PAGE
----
Then, you can focus on an even more important task compared to tracking where your money has gone in the past. You can create a personal spending plan that starts setting spending limits in advance. Just keep in mind that in the real world of budgeting, life always seems to get in the way of our plans so maintain some flexibility and roll with the punches.
Pay more attention to the big stuff at first. It’s true that small changes in life like brown bagging our lunches instead of going out to eat and home brewing coffee or cutting back on vending machine use can free up extra dollars. I am not recommending that you forgo efforts to make those small changes.
But before you devote energy to the search for found money in your spending plan, identify the top three spending categories that require your immediate attention. You probably already have one or two in mind but will never know just how much extra money you can free up for savings, giving or paying down debt until you examine those spending habits. The Big Three are usually related to housing (mortgage, rent, utilities, insurance, taxes), food (groceries, dining out, fast food), and transportation (car loans, auto insurance, fuel).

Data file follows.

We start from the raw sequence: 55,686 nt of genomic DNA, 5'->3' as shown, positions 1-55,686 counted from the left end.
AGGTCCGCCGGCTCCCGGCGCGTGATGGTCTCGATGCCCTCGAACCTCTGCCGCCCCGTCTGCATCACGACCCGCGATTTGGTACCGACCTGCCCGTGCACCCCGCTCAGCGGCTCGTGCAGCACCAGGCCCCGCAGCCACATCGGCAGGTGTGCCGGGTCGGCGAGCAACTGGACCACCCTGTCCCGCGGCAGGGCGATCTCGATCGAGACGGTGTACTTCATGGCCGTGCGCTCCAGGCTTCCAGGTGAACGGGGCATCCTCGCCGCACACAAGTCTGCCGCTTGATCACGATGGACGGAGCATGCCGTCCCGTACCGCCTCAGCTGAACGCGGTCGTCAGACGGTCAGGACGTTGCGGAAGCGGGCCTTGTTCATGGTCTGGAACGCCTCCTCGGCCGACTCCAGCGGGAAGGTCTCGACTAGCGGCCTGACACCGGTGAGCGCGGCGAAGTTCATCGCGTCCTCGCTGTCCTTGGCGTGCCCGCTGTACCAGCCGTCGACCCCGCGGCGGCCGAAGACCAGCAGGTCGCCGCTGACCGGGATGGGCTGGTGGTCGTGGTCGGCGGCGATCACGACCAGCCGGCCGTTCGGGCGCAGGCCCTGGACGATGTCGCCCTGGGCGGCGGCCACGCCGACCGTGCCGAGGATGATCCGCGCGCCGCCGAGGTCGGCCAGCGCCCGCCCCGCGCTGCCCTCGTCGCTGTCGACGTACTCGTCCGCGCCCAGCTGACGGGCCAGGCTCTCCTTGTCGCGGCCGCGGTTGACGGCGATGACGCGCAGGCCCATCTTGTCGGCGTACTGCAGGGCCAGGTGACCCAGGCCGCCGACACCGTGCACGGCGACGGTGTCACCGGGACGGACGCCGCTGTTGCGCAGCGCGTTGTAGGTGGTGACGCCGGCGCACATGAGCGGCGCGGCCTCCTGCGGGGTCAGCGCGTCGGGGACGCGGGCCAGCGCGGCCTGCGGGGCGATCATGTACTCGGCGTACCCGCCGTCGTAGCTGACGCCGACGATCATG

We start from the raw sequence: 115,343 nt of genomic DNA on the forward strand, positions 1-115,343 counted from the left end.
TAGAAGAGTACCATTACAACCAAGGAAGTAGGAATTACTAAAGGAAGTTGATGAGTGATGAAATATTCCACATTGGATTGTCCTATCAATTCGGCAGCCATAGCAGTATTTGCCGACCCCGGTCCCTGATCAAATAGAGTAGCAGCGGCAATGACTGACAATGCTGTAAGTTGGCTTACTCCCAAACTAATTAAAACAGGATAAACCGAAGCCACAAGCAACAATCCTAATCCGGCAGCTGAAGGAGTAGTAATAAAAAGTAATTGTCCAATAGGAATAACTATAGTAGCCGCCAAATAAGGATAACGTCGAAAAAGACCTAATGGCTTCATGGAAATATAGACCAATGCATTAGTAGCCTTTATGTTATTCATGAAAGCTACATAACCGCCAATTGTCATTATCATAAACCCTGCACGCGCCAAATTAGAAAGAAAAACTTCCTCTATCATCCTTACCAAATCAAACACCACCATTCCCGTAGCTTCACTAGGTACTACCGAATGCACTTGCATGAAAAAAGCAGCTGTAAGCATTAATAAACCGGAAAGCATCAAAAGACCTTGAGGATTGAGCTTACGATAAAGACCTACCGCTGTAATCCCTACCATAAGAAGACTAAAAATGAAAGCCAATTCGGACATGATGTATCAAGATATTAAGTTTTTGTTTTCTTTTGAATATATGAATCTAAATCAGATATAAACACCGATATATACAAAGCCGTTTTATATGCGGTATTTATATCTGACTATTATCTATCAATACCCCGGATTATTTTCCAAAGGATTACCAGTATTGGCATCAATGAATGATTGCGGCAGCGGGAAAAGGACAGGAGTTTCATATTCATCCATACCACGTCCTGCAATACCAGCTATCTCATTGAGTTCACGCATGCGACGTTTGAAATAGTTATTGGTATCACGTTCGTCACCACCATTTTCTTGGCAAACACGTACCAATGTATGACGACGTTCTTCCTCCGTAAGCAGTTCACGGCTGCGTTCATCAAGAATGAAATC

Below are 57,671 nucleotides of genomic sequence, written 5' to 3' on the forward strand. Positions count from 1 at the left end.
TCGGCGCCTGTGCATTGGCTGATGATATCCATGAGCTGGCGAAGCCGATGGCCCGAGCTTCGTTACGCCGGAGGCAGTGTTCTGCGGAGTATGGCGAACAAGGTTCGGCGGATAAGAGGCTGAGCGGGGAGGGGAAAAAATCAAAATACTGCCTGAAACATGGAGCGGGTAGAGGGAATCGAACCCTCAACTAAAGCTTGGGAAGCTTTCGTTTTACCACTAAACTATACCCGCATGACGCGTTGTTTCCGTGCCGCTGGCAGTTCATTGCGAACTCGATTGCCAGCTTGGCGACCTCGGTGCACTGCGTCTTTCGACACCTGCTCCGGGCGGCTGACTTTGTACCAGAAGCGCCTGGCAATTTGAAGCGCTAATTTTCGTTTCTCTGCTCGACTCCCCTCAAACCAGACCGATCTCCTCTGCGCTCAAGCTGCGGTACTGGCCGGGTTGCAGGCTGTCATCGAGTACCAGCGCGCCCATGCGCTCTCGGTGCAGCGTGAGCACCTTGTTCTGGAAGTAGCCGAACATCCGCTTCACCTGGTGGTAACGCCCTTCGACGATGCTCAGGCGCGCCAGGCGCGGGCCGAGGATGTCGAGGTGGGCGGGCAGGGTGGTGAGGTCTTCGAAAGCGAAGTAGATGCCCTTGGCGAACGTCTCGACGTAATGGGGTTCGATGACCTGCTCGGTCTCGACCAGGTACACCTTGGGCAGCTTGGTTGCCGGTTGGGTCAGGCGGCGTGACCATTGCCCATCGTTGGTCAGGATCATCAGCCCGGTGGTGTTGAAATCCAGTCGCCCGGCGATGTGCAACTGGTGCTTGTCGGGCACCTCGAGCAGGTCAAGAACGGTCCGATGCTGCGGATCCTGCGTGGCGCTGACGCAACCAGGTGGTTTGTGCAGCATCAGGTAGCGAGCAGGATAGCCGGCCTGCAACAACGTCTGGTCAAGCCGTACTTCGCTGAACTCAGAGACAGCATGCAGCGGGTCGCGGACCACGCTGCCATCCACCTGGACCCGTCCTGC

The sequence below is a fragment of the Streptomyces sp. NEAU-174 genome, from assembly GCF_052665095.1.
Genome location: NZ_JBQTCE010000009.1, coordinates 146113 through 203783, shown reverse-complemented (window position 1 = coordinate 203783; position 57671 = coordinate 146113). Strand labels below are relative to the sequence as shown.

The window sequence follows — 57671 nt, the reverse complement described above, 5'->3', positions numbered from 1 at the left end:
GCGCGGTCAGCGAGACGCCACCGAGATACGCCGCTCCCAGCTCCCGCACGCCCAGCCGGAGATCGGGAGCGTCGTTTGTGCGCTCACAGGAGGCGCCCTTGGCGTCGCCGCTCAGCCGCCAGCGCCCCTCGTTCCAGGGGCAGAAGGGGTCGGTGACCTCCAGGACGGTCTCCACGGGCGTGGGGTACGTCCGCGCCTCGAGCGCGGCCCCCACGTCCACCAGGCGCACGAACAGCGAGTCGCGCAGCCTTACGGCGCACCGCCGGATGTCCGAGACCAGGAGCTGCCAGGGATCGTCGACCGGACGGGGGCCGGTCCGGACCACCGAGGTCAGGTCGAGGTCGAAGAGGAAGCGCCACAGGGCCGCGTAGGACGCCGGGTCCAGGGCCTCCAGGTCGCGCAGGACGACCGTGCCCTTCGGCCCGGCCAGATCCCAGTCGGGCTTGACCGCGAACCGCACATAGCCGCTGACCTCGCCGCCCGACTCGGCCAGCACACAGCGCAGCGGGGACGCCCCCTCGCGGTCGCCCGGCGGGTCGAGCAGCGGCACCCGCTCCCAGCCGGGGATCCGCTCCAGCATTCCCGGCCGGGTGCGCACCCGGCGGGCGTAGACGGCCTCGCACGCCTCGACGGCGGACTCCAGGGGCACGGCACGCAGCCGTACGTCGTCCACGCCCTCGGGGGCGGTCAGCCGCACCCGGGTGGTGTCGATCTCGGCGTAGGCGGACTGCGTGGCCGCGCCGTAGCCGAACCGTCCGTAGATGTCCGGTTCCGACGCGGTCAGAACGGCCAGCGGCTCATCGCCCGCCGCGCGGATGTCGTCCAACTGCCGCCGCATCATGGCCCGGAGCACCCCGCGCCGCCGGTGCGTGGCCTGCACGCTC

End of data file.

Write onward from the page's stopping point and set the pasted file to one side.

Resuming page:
Next, put your action plan in writing and identify the spending categories you will focus your attention on first with your new and improved personal spending plan. Don’t just write down how much money you plan on saving. Identify how you plan on following through on the plan. Once you’ve made some changes within the Big 3, you can continue to use that momentum to examine those smaller expenses that can still result in huge changes over time.
Automation is essential. Spending plans are only effective when we use them as a guide. Our spending plan becomes less of a guide and more a source of guilt when we stop following the plan. An excellent strategy to avoid falling victim to procrastination is to automate our plans as much as possible.
- Use online budgeting tools and set frequent reminders and alerts on your phone or email.
- Pay bills online and set up automatic payments so you never miss paying a bill.
- Put your student loan payments on automatic draft.
- Transfer money directly to a savings account separate from your day-to-day checking account once you are paid.
- Buy routine groceries and other household products online with a click of the button (and without the temptation of walking the aisles with impulse buys staring you in the face).